On Thursday November 6, a New York City-bound bus crashed into a disabled car and a tractor-trailer on I-81 outside of Syracuse. The crash left 27 passengers injured, including the driver of the bus, who is currently in critical condition. According to Newsday, none of the injuries sustained in the crash were fatal.

The bus, owned by Pine Hill Trailways, was traveling toward New York City from Toronto when it crashed into a recently wrecked car at 2:30 am. The car had just hit a guard rail when the bus crashed into it. Upon hitting the car, the bus then crashed into the rear of a tractor-trailer that had pulled over after its driver decided to assist the car that had hit the guard rail. The bus then drifted to a stop in the left lane.

Following the crash, emergency crews arrived on the scene to assist injured passengers and the bus driver. Reportedly, it took two hours for emergency personnel to extricate the bus driver, Kelvin Sharpe Sr., from the crushed front end of the bus; Mr. Sharpe is reportedly in critical condition at Syracuse hospital. While no other fatalities were reported, the 26 injured passengers of the bus reported numerous lower extremity, chest, back, and facial injuries. Due to the large amount of individuals injured in the crash, authorities have deemed it a “Mass Casualty Incident.”

Police have reported that the driver of the disabled car, 36-year-old Robert Tarbell, was intoxicated at the time of the incident. Mr. Tarbell was arrested and charged for driving while intoxicated; he is currently being held in the Onondaga County Jail on $15,000 bail. The presence of alcohol in the crash presents an interesting legal precedent as injured passengers may be able to file personal injury claims against more than one party.

Passengers who were injured in the bus crash may have grounds to file lawsuits against the intoxicated driver whose disabled car led to the crash. In order to have grounds to receive compensation from the drunk driver, injured passengers must be able to prove that they suffered either financial or emotional hardships resulting from the accident. Additionally, injured passengers must be able to prove that their injury occurred as a direct result of the intoxicated driver’s negligence.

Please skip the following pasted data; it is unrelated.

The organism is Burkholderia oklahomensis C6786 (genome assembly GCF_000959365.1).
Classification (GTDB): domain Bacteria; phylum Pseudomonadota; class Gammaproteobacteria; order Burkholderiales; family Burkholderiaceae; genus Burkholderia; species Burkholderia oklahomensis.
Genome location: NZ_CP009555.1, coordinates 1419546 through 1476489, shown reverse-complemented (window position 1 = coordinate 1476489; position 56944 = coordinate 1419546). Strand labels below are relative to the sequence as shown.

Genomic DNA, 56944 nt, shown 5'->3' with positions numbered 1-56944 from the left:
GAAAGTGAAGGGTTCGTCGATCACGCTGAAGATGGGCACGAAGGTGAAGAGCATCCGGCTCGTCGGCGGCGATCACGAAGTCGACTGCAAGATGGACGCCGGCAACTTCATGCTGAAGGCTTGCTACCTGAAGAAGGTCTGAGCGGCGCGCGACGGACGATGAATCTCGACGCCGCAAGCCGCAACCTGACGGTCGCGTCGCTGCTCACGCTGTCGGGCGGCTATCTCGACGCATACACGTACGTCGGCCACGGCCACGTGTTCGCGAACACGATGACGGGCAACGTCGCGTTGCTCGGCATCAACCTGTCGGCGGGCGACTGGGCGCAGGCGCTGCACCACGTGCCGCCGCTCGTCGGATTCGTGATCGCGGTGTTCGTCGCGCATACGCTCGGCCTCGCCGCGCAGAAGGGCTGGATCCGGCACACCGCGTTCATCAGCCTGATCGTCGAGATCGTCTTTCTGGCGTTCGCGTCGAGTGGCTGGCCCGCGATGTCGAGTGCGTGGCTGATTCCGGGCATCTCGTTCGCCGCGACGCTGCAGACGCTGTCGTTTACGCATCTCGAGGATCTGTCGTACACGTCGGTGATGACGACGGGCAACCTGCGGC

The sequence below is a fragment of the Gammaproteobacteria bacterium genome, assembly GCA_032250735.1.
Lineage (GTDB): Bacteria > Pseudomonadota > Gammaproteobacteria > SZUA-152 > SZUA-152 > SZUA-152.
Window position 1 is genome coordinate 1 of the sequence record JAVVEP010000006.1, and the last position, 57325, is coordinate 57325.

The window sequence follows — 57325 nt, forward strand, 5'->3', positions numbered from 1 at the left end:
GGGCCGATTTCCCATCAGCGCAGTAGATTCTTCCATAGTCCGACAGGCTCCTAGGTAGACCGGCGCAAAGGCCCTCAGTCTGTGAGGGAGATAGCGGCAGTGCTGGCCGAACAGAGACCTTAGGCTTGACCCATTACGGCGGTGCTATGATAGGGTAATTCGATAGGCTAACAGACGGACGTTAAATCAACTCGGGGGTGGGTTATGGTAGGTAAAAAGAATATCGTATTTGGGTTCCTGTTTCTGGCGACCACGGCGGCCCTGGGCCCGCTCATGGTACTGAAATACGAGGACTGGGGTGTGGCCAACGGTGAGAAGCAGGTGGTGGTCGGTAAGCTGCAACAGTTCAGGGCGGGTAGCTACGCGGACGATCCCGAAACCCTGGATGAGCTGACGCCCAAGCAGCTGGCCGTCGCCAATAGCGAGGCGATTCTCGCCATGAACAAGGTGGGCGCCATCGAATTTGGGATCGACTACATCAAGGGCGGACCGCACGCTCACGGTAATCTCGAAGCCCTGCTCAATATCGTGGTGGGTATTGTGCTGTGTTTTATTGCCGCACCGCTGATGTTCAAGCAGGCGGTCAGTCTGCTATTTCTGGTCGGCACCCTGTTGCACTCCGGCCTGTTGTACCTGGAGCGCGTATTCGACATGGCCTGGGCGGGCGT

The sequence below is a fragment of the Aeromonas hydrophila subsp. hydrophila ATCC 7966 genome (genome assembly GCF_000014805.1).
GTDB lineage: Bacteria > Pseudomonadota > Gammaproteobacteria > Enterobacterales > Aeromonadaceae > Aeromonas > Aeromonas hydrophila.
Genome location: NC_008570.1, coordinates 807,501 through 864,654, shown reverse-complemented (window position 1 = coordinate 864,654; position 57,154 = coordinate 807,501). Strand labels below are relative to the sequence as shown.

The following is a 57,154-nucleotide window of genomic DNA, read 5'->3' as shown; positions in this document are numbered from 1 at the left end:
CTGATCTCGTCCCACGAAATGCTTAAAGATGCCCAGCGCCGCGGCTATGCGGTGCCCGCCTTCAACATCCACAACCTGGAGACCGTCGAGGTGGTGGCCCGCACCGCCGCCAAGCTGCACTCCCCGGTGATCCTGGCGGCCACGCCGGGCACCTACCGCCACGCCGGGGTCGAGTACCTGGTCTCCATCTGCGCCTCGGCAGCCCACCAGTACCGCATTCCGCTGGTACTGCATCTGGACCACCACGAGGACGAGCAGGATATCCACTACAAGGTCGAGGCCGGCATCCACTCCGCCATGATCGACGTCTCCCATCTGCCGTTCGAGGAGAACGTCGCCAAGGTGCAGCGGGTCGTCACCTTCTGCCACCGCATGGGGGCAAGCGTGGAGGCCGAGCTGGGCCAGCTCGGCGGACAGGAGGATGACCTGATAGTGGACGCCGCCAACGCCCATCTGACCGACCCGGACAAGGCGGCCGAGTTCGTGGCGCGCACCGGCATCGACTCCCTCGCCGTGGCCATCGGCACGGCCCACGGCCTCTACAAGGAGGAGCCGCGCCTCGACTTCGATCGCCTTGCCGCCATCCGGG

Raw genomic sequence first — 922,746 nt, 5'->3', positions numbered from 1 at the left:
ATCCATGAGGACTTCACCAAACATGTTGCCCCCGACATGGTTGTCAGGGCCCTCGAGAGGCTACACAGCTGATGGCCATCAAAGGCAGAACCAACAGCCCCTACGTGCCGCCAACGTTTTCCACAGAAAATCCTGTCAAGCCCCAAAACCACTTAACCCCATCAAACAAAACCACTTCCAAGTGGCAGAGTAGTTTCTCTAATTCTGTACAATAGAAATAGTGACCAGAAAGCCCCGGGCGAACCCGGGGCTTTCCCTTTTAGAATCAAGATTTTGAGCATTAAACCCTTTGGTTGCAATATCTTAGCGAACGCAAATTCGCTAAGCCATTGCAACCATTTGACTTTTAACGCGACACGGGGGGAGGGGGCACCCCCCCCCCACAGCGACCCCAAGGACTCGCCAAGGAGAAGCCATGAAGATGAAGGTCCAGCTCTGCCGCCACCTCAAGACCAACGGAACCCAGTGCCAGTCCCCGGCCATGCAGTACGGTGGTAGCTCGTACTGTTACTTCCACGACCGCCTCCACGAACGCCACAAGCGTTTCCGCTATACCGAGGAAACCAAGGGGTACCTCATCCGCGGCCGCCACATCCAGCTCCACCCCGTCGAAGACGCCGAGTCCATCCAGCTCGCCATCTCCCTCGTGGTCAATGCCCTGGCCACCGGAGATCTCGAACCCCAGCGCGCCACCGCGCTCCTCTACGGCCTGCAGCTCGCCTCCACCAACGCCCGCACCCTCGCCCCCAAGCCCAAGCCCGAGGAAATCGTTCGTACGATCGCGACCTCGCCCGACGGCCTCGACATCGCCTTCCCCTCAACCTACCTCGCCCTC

The passengers injured in the bus crash may also be able to file a claim against the bus company. To have a case against the bus company the injured individual must be able to prove that negligence on behalf of the driver or the company itself led to the crash and their subsequent injury. For instance, if there is evidence that driver inattention, driver error, defective parts, or mechanical error led to the accident, injured passengers may have grounds for a lawsuit. As with above paragraph, however, the injured passenger must be able to prove that they suffered a serious financial or emotional hardship and that the negligence of the driver or busing company led directly to their injury. For instance, if the bus had a defect, but the defect did not cause the accident and subsequent injury to the passenger, they’d likely not have grounds to file a claim.

Individuals who have suffered injuries in bus accidents often don’t immediately file a claim as they don’t understand their legal rights or the constraints imposed by the statute of limitations (a legal statute which governs the amount of time following an injury that a victim can seek compensation for their suffering). Many times these passengers will realize long after the fact that they’ve suffered an injury that impedes their everyday life, but due to their delay in pursuing legal action, they cannot receive compensation for their losses. As a result, individuals who have suffered an injury in a bus accident should seek legal counsel as soon as possible.

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